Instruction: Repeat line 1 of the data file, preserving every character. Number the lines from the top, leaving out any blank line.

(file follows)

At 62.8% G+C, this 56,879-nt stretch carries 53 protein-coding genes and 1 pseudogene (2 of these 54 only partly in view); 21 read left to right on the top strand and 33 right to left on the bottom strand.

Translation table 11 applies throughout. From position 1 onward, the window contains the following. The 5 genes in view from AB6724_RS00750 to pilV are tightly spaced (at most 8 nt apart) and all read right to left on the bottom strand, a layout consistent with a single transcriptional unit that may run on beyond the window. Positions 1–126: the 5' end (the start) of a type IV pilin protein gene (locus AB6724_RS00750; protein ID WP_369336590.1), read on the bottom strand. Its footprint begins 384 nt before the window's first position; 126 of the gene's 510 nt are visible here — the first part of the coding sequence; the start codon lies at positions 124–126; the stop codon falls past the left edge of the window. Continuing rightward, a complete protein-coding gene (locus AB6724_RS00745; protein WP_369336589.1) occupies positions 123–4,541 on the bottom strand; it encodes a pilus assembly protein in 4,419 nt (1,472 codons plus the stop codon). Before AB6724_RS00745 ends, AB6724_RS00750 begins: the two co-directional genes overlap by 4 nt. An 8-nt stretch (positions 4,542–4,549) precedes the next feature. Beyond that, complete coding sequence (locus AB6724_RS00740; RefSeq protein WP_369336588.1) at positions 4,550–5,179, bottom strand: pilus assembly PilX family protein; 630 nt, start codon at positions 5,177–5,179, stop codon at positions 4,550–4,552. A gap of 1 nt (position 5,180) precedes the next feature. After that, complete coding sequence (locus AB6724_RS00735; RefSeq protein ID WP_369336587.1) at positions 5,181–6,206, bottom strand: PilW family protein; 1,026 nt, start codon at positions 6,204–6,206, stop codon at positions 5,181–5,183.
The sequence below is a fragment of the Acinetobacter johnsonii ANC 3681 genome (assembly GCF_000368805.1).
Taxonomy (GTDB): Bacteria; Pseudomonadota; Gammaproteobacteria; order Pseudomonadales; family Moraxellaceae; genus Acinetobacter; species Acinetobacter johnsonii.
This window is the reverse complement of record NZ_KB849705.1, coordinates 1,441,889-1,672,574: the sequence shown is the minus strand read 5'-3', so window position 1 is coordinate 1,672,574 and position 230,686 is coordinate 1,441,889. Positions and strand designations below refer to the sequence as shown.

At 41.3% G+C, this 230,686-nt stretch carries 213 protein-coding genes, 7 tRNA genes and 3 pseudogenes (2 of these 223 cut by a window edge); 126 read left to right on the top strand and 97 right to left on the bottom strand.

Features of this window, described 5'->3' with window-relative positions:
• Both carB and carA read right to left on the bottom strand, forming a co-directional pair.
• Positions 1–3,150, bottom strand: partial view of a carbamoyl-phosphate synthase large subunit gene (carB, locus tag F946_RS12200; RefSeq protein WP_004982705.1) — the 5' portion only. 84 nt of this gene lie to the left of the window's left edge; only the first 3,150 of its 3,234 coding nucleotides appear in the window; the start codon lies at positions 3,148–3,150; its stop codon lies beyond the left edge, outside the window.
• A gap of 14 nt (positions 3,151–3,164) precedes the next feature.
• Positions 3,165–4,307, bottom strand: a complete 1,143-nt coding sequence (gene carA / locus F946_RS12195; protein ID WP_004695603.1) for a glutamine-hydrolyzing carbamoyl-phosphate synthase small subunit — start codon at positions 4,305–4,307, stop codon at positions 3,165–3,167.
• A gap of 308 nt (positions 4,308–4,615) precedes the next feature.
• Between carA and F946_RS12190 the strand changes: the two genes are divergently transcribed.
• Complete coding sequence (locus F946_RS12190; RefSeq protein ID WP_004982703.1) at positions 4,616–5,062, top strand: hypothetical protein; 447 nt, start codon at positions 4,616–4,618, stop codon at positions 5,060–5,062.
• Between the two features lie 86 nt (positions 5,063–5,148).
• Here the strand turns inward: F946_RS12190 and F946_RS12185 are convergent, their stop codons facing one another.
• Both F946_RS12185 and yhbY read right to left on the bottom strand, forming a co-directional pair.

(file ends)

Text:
At 62.8% G+C, this 56,879-nt stretch carries 53 protein-coding genes and 1 pseudogene (2 of these 54 only partly in view); 21 read left to right on the top strand and 33 right to left on the bottom strand.